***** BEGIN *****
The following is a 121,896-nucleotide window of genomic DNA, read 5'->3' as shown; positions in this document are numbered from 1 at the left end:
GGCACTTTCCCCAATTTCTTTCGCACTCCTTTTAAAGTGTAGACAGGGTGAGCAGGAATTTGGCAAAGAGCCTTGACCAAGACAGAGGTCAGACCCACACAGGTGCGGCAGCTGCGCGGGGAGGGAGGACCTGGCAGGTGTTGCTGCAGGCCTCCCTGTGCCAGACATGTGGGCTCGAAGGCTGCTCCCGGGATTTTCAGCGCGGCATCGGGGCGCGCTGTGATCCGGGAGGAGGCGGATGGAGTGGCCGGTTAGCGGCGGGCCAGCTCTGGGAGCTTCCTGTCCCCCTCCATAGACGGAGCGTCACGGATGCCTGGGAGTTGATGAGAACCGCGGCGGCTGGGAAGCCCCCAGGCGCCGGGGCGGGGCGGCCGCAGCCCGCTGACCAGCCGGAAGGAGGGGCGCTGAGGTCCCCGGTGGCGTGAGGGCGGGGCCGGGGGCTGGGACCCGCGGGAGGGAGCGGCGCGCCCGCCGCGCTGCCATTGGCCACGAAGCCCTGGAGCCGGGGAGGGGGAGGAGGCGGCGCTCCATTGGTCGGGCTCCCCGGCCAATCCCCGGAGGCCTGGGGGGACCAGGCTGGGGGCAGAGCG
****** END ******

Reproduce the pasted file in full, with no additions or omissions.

The following is a 121,896-nucleotide window of genomic DNA, read 5'->3' as shown; positions in this document are numbered from 1 at the left end:
GGCACTTTCCCCAATTTCTTTCGCACTCCTTTTAAAGTGTAGACAGGGTGAGCAGGAATTTGGCAAAGAGCCTTGACCAAGACAGAGGTCAGACCCACACAGGTGCGGCAGCTGCGCGGGGAGGGAGGACCTGGCAGGTGTTGCTGCAGGCCTCCCTGTGCCAGACATGTGGGCTCGAAGGCTGCTCCCGGGATTTTCAGCGCGGCATCGGGGCGCGCTGTGATCCGGGAGGAGGCGGATGGAGTGGCCGGTTAGCGGCGGGCCAGCTCTGGGAGCTTCCTGTCCCCCTCCATAGACGGAGCGTCACGGATGCCTGGGAGTTGATGAGAACCGCGGCGGCTGGGAAGCCCCCAGGCGCCGGGGCGGGGCGGCCGCAGCCCGCTGACCAGCCGGAAGGAGGGGCGCTGAGGTCCCCGGTGGCGTGAGGGCGGGGCCGGGGGCTGGGACCCGCGGGAGGGAGCGGCGCGCCCGCCGCGCTGCCATTGGCCACGAAGCCCTGGAGCCGGGGAGGGGGAGGAGGCGGCGCTCCATTGGTCGGGCTCCCCGGCCAATCCCCGGAGGCCTGGGGGGACCAGGCTGGGGGCAGAGCG